Tuesday, July 8, 2014
Where I live (in Algona, Iowa) virtually no one is interested in the World Cup. And the more I think about that fact, the more I am bothered by it. Why? Because the World Cup is a worldwide phenomenon. Almost half the world's population tunes in to watch. HALF!!! I don't think that many people even own television sets so that really shows how many people go out of their way to watch.
It makes the Super Bowl look like an adorably tiny event in comparison. Even if you're not into sports, you have to recognize the political and cultural impact of these soccer teams. For example, I'm fascinated by how Barcelona and Madrid's teams represent long-feuding political factions.
Not watching the World Cup is like saying you don't care what happens in other countries. The World Cup is one of the largest shared events in world history... not participating just seems wrong.
Of course, maybe I'm just biased. A recent Freakonomics podcast had the title "Why America Doesn't Love Soccer (Yet)." [Even that title reveals something, haha, because South America loves soccer. It's only the USA that doesn't care]. The podcast suggested that most people who watch soccer have a connection to Africa, Europe, or South America. For me that's the case: my dad was born in Zaire and I have relatives living overseas.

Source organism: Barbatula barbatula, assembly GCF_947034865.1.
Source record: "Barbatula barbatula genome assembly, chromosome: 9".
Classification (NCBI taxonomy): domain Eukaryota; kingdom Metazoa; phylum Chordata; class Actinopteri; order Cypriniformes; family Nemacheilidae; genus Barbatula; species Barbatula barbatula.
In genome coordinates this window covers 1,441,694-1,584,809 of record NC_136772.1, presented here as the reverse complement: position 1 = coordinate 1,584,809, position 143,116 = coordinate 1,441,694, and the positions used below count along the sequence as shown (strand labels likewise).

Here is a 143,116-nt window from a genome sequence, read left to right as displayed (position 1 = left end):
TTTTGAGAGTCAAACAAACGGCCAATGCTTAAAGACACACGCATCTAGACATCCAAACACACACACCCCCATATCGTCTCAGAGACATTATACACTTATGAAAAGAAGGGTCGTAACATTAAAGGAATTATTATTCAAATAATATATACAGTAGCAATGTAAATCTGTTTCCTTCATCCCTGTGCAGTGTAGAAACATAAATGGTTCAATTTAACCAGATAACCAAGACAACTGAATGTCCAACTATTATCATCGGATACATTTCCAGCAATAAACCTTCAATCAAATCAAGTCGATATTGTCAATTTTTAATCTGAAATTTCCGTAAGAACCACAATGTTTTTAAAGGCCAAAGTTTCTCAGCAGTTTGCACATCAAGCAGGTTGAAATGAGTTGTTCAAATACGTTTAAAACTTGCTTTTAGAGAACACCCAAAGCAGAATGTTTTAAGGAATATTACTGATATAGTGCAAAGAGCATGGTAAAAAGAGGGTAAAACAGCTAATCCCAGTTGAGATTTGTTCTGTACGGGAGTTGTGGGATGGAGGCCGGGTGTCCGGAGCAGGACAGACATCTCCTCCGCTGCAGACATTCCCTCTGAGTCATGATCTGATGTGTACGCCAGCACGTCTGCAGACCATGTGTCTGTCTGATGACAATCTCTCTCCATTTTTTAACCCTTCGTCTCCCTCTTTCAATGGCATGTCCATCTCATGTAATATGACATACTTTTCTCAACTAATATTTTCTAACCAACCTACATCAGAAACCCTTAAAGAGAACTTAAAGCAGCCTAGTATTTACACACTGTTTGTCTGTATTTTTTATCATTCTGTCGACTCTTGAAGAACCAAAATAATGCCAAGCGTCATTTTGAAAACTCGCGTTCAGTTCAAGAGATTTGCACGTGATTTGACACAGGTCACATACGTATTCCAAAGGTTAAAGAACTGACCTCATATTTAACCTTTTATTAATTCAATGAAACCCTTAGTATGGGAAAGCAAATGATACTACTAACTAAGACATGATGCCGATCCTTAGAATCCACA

I also wouldn't exist if it weren't for soccer. It's true. My dad was playing on his college soccer team and my mom joined a 'cheer squad' which wrote little encouraging notes to leave in their lockers. They didn't know each other before that. My dad asked her to dinner as a way of saying thank you and, as they say, the rest is history.
So where does all of this leave me? I've resigned myself to the fact that no one around me watches soccer. I'm okay watching in isolation (though actually, my wife has surprisingly gotten excited for this World Cup). My only concluding statement would be this: if you have never watched a high-quality soccer game before, check out one of these final games of the World Cup. Try to imagine what gets the world so excited every four years.